Eventually I ran into the finish having completed Lap 5 in 4:32 (around 30 minutes off target). My finish time was 18:37:33, just under a minute outside my PR and a very good run in the circumstances. I was 13th overall and second in the Masters competition - receiving a fantastic Sub 24 hour belt buckle and a trophy of a mounted Texas Longhorn.

I am delighted with my race - disappointed with the trips and a little sad that I didn't finish with a slightly quicker time, but at the same time over the moon that the health problems seem to be behind me and I am getting back into some proper training and racing. My next target will be the GUCR 2016 in May (145.4 miles), then the Liverpool to Leeds Canal Race (LLCR, 130 miles) in August and hopefully the Centurion Autumn 100 miles in October.

Onwards and upwards!

Russ
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Re: Russ Still Running

Post by DonSoule on Thu Feb 11, 2016 9:04 am

Congratulations Russ!!!! cheers cheers cheers

Like I said on Facebook
"Just WOW!!!!"

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Re: Russ Still Running

Post by Dave Tuttle on Thu Feb 11, 2016 3:42 pm

Absolutely amazing Russ!!! Congratulations on an EPIC race!!

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Re: Russ Still Running

Post by twal on Thu Feb 11, 2016 8:44 pm

Outstanding. Very Happy

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Re: Russ Still Running

Post by Gary E on Sat Feb 13, 2016 10:57 pm

Wow, Russ, you are one amazing dude!  How can you possibly run that fast over such long distances (and with such difficult terrain that you seem to always encounter)?  We may just have to revoke your membership in this organization of "damaged goods" if you continue to show us up so badly.  

But until that vote is requested, we sure admire all that you have done. Way to go big guy!!!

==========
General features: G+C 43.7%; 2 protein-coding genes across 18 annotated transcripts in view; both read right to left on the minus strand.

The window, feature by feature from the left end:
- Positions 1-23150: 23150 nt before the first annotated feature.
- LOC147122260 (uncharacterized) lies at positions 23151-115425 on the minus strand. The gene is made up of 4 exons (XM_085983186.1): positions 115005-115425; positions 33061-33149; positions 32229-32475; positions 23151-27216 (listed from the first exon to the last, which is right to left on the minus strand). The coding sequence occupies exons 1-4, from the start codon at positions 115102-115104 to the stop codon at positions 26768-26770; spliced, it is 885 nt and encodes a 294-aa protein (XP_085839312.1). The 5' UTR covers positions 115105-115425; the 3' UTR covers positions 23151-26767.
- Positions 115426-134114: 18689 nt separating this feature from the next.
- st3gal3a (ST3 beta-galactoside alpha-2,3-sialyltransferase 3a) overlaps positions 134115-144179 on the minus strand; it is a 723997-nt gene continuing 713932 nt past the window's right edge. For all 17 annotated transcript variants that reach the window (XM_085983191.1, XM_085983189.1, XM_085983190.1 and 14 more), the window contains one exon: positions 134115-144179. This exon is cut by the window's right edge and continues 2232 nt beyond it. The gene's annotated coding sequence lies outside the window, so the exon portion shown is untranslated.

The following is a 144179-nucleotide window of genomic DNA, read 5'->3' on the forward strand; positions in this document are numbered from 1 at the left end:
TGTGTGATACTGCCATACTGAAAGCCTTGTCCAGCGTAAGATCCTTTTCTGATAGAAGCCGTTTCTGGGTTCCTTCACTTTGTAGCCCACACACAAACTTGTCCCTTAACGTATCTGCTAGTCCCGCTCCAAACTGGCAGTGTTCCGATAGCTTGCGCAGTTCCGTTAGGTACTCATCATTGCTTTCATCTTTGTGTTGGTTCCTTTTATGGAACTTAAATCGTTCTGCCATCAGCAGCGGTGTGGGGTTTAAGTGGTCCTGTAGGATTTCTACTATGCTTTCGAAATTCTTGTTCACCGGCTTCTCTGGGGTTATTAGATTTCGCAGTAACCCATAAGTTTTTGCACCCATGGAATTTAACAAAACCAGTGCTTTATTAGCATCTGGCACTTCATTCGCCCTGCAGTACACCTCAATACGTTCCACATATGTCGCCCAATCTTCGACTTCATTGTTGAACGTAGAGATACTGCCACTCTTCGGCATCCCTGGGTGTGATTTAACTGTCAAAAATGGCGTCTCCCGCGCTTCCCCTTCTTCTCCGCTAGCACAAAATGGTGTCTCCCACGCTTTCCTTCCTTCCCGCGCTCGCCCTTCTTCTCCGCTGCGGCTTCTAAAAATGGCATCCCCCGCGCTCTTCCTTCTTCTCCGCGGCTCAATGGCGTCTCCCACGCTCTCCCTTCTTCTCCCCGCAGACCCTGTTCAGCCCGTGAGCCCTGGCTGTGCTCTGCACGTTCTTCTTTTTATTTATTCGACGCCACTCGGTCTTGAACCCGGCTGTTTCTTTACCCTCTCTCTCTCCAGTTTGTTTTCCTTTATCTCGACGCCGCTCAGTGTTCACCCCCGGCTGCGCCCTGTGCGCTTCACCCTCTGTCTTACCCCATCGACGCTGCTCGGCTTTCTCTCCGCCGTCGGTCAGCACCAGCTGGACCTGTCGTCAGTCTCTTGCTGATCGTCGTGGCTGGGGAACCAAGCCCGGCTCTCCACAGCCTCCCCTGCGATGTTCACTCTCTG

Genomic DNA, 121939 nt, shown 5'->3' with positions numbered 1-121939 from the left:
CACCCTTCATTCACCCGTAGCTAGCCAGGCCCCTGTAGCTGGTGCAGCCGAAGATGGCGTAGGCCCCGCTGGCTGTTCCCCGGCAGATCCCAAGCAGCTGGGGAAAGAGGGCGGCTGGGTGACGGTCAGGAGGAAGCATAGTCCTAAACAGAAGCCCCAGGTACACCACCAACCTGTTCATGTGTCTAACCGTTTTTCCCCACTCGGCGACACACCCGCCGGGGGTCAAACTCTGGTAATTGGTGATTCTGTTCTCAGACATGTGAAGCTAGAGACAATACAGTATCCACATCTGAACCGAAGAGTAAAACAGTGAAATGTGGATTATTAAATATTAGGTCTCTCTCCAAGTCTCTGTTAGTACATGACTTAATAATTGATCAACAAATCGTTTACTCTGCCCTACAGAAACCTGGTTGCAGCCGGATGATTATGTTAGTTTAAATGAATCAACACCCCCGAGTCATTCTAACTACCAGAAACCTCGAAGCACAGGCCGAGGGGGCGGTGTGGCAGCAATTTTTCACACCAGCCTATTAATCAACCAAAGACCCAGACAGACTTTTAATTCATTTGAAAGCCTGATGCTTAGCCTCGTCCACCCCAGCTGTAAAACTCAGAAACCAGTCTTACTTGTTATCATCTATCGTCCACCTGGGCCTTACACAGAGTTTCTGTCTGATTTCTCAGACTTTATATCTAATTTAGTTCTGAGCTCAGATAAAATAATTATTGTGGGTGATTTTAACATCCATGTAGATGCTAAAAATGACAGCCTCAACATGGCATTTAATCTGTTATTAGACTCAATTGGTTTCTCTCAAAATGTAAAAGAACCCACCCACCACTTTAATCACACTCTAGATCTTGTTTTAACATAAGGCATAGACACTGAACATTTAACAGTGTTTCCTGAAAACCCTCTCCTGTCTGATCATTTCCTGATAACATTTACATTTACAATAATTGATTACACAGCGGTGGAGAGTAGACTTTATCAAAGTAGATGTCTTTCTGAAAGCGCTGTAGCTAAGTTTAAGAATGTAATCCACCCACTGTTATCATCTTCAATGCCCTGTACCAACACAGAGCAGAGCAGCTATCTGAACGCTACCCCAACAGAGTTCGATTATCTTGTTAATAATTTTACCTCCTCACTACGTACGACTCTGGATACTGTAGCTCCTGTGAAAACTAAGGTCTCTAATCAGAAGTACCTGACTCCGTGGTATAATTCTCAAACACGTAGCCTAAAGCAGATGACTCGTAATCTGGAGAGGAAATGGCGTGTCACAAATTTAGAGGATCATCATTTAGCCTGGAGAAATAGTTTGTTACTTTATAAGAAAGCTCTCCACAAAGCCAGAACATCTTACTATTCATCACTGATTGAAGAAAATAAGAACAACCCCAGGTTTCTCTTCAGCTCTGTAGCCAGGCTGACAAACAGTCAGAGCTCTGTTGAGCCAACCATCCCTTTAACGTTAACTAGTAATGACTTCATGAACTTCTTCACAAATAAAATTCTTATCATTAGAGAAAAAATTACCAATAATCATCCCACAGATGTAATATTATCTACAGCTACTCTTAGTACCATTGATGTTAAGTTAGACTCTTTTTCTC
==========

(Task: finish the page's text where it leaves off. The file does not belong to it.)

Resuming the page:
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Re: Russ Still Running

Post by russwyd on Sun Feb 14, 2016 4:38 pm

Gary E wrote:Wow, Russ, you are one amazing dude!  How can you possibly run that fast over such long distances (and with such difficult terrain that you seem to always encounter)?  We may just have to revoke your membership in this organization of "damaged goods" if you continue to show us up so badly.  

But until that vote is requested, we sure admire all that you have done. Way to go big guy!!!

Thanks Gary. I'm actually trying to show up the "non damaged" runners - a 53 year old cardiac cripple can still hang right in there with them.
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Re: Russ Still Running

Post by LMRun on Sun Feb 14, 2016 7:18 pm

russwyd wrote:
Gary E wrote: I'm actually trying to show up the "non damaged" runners - a 53 year old cardiac cripple can still hang right in there with them.

You betcha!  Russ, you are an inspiration to all of us.  Smile

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Re: Russ Still Running

Post by echoguy on Wed Feb 17, 2016 9:02 pm

Amazing run Russ!! Thanks so much for taking the time to fill us all in on the details. Also for your amazing patience for coming back from setbacks. You are enticing me to want to go long again.....don't tell Martha!!

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Re: Russ Still Running

Post by russwyd on Thu Feb 18, 2016 6:12 pm

echoguy wrote:Amazing run Russ!!  Thanks so much for taking the time to fill us all in on the details. Also for your amazing patience for coming back from setbacks. You are enticing me to want to go long again.....don't tell Martha!!

Go for it while you're still young Brian ;-)